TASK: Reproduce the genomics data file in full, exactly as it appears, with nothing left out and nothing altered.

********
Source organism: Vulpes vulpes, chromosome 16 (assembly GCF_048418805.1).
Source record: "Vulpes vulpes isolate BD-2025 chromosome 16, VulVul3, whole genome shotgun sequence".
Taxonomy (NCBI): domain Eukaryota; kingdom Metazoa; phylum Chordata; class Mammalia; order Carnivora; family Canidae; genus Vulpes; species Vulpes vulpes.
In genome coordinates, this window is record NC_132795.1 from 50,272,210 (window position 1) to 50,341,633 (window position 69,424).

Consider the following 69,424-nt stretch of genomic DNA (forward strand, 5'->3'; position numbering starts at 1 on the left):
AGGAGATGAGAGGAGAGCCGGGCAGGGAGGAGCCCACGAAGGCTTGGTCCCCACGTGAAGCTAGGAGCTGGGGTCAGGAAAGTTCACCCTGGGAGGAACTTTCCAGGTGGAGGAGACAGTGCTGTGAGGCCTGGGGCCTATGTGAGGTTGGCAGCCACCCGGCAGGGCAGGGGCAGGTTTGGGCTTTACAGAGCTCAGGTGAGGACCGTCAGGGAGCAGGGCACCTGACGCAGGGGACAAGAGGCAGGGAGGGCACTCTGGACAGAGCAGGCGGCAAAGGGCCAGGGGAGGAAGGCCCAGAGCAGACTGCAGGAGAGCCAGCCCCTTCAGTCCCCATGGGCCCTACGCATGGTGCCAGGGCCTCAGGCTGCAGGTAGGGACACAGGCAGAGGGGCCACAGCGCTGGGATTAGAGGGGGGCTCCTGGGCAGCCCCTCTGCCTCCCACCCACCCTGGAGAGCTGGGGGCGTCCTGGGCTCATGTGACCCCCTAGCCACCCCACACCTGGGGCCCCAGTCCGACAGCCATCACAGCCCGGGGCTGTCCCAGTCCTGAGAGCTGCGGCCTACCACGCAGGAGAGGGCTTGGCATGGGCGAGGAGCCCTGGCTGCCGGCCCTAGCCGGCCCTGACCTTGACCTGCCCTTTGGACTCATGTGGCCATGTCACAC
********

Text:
Source organism: Vulpes vulpes, chromosome 16 (assembly GCF_048418805.1).
Source record: "Vulpes vulpes isolate BD-2025 chromosome 16, VulVul3, whole genome shotgun sequence".
Taxonomy (NCBI): domain Eukaryota; kingdom Metazoa; phylum Chordata; class Mammalia; order Carnivora; family Canidae; genus Vulpes; species Vulpes vulpes.
In genome coordinates, this window is record NC_132795.1 from 50,272,210 (window position 1) to 50,341,633 (window position 69,424).

Consider the following 69,424-nt stretch of genomic DNA (forward strand, 5'->3'; position numbering starts at 1 on the left):
AGGAGATGAGAGGAGAGCCGGGCAGGGAGGAGCCCACGAAGGCTTGGTCCCCACGTGAAGCTAGGAGCTGGGGTCAGGAAAGTTCACCCTGGGAGGAACTTTCCAGGTGGAGGAGACAGTGCTGTGAGGCCTGGGGCCTATGTGAGGTTGGCAGCCACCCGGCAGGGCAGGGGCAGGTTTGGGCTTTACAGAGCTCAGGTGAGGACCGTCAGGGAGCAGGGCACCTGACGCAGGGGACAAGAGGCAGGGAGGGCACTCTGGACAGAGCAGGCGGCAAAGGGCCAGGGGAGGAAGGCCCAGAGCAGACTGCAGGAGAGCCAGCCCCTTCAGTCCCCATGGGCCCTACGCATGGTGCCAGGGCCTCAGGCTGCAGGTAGGGACACAGGCAGAGGGGCCACAGCGCTGGGATTAGAGGGGGGCTCCTGGGCAGCCCCTCTGCCTCCCACCCACCCTGGAGAGCTGGGGGCGTCCTGGGCTCATGTGACCCCCTAGCCACCCCACACCTGGGGCCCCAGTCCGACAGCCATCACAGCCCGGGGCTGTCCCAGTCCTGAGAGCTGCGGCCTACCACGCAGGAGAGGGCTTGGCATGGGCGAGGAGCCCTGGCTGCCGGCCCTAGCCGGCCCTGACCTTGACCTGCCCTTTGGACTCATGTGGCCATGTCACAC